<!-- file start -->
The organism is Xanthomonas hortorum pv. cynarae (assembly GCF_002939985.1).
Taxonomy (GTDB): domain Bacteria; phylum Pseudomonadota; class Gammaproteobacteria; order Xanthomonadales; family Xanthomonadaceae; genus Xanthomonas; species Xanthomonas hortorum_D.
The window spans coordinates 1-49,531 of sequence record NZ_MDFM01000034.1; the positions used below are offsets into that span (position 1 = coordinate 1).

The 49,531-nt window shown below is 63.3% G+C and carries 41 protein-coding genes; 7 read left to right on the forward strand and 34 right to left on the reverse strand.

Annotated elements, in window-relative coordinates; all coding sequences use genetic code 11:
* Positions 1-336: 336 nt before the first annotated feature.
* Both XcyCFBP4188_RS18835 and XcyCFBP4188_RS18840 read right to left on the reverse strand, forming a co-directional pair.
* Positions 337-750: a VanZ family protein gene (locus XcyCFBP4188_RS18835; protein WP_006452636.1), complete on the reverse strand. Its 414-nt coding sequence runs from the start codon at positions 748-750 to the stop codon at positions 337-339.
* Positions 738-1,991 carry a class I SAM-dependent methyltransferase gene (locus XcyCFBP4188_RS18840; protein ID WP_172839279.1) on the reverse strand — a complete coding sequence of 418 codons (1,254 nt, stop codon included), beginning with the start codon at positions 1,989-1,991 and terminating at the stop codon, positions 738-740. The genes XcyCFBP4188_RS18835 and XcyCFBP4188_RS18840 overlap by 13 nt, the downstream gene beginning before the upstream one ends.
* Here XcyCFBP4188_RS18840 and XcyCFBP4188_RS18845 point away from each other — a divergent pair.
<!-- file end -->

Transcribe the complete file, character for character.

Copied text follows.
The organism is Xanthomonas hortorum pv. cynarae (assembly GCF_002939985.1).
Taxonomy (GTDB): domain Bacteria; phylum Pseudomonadota; class Gammaproteobacteria; order Xanthomonadales; family Xanthomonadaceae; genus Xanthomonas; species Xanthomonas hortorum_D.
The window spans coordinates 1-49,531 of sequence record NZ_MDFM01000034.1; the positions used below are offsets into that span (position 1 = coordinate 1).

The 49,531-nt window shown below is 63.3% G+C and carries 41 protein-coding genes; 7 read left to right on the forward strand and 34 right to left on the reverse strand.

Annotated elements, in window-relative coordinates; all coding sequences use genetic code 11:
* Positions 1-336: 336 nt before the first annotated feature.
* Both XcyCFBP4188_RS18835 and XcyCFBP4188_RS18840 read right to left on the reverse strand, forming a co-directional pair.
* Positions 337-750: a VanZ family protein gene (locus XcyCFBP4188_RS18835; protein WP_006452636.1), complete on the reverse strand. Its 414-nt coding sequence runs from the start codon at positions 748-750 to the stop codon at positions 337-339.
* Positions 738-1,991 carry a class I SAM-dependent methyltransferase gene (locus XcyCFBP4188_RS18840; protein ID WP_172839279.1) on the reverse strand — a complete coding sequence of 418 codons (1,254 nt, stop codon included), beginning with the start codon at positions 1,989-1,991 and terminating at the stop codon, positions 738-740. The genes XcyCFBP4188_RS18835 and XcyCFBP4188_RS18840 overlap by 13 nt, the downstream gene beginning before the upstream one ends.
* Here XcyCFBP4188_RS18840 and XcyCFBP4188_RS18845 point away from each other — a divergent pair.